Gold has been in a trading range of $1200/ounce-$1400/ounce so far this year. They yellow metal has managed to trade above the key support of $1200/ounce mainly because US 10 year yields and the US Dollar index have not witnessed an uptick on the back of the US Federal Reserve taper. Further, prices have also been supported by factors such as weak economic data releases in the US early in the year due to the weaker manufacturing activity, corporate bond market fears in China, the Ukraine crisis and the militant insurgency in Iraq. Thus, although the US Federal Reserve has maintained its stance on tapering its monthly purchases of bonds and mortgage backed securities to the extent of $10 billion a month, the "fear trade" has been providing upside to gold prices despite the sucking out of cheap liquidity out of the financial system.
However, it is unlikely that gold will be able to move much higher from its current price level of around $1310/ounce. US 10 year yields will inevitably rise to 3 percent- 3.25 percent from current levels of 2.5 percent as market participants start factoring in the first rate hike in mid 2015. The only question that remains is how fast US real interest rates rise. The real interest rate captures the opportunity cost of holding gold relative to other risk-free assets which provide a return. Thus, historically, one of the most common reasons to have held gold was low real interest rates. The bull market of the 1970s, early 1980s and the previous decade up to 2013 were all associated with negative US real interest rates. Further, the fall in gold prices from 1982 to 2001 was associated with a prevailing period of rising and high real interest rate environment. Janet Yellen has repeatedly mentioned that the Fed would do all it can to avoid a 1994 like bond crash if interest rates rose too rapidly for the markets liking. Further, she has also promised to use all tools available to curb market volatility as and when US real rates rise. If this is indeed how things play out, equities may not correct and there will be limited scope for gold prices to rally on the back of the ‘fear trade’.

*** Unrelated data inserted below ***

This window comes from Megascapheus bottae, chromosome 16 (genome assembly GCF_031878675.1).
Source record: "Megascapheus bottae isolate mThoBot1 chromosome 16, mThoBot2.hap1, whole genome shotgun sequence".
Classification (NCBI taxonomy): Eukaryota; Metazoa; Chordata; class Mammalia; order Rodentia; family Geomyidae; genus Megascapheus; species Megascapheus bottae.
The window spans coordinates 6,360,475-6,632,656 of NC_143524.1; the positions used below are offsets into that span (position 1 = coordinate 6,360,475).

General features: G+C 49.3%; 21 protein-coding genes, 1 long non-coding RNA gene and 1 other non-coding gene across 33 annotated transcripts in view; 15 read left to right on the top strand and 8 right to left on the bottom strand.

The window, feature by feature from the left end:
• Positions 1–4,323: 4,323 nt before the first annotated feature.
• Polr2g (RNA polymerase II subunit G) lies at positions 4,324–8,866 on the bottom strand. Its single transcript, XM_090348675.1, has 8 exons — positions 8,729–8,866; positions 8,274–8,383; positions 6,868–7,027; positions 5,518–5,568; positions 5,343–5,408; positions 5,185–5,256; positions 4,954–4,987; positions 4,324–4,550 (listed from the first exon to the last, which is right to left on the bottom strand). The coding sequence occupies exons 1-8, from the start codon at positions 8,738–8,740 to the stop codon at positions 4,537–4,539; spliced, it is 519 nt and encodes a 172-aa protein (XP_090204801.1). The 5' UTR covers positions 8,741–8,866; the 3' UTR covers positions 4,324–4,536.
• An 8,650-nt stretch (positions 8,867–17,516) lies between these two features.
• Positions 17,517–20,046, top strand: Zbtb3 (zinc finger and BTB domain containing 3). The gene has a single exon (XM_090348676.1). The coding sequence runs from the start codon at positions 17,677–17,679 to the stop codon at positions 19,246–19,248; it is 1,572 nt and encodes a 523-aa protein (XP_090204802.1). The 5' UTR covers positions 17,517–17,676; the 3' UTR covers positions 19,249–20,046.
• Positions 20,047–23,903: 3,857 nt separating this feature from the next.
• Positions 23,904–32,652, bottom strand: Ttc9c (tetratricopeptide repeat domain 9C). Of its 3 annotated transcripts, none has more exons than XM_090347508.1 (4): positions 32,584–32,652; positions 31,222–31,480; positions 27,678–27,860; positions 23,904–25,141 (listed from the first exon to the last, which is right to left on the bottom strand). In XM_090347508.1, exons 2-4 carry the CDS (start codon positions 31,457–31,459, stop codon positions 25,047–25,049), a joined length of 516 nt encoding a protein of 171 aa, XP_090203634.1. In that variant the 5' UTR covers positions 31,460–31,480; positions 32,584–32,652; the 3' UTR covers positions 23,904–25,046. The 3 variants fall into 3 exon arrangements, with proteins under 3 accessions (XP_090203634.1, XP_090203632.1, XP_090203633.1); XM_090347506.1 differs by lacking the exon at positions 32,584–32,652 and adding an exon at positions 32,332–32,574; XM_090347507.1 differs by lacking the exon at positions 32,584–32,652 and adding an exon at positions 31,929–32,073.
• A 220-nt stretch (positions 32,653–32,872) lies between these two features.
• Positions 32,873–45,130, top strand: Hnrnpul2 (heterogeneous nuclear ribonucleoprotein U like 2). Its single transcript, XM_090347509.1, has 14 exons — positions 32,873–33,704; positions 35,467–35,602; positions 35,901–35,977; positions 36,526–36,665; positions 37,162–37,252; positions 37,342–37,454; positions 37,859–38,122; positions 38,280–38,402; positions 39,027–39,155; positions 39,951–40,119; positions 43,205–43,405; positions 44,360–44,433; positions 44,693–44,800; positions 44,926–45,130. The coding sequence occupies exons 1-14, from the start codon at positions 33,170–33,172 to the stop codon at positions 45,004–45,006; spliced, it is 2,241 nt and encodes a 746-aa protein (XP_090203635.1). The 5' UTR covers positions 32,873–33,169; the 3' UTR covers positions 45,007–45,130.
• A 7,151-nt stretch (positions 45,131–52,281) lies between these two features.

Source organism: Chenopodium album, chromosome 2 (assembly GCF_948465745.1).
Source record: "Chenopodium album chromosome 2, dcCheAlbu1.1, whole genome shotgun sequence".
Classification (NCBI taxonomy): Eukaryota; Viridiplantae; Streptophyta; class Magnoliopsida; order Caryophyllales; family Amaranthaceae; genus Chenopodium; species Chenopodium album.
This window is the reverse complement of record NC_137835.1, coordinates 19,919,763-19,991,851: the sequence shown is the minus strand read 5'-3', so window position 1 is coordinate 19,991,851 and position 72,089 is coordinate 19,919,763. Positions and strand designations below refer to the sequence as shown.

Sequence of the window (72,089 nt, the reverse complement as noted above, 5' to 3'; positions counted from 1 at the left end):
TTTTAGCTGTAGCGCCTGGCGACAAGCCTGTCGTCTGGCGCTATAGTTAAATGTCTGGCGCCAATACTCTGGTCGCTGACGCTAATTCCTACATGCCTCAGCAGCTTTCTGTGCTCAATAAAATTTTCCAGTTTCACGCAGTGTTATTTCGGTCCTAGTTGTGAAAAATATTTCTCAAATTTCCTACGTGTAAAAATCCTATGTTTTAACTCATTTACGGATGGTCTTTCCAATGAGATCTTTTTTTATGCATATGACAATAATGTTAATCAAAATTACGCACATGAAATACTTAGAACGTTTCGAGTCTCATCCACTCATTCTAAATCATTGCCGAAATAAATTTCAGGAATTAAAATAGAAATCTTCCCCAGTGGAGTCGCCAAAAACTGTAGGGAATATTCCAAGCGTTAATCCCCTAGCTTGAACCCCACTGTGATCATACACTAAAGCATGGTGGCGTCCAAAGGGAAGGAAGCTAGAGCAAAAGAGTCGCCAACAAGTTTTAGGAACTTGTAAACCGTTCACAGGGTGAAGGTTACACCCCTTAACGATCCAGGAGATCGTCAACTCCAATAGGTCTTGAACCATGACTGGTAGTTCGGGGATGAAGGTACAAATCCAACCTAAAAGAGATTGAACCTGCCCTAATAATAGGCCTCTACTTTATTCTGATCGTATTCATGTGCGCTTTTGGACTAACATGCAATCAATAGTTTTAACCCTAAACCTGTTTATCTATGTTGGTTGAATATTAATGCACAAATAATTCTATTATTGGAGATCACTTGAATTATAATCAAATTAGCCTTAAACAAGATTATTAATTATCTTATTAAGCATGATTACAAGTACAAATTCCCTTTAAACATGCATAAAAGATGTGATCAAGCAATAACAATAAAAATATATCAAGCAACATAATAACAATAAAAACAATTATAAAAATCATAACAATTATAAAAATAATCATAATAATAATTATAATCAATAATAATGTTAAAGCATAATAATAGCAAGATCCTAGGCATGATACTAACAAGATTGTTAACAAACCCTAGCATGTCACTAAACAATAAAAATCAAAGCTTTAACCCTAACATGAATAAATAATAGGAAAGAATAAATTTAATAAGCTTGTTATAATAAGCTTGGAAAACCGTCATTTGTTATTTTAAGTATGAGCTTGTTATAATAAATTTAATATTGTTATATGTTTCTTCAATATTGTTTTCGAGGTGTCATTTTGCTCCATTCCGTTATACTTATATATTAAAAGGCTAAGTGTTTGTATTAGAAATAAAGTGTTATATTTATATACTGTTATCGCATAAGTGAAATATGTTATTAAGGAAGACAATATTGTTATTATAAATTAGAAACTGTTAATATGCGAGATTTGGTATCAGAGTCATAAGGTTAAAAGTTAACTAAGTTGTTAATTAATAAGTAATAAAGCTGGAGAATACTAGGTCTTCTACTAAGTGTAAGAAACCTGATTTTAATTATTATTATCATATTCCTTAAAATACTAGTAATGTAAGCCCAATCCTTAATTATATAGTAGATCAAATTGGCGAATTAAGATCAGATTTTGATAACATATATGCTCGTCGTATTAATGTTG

One of the major pillars on which the bull market in gold relied on was the weak dollar. For the first time since the financial crisis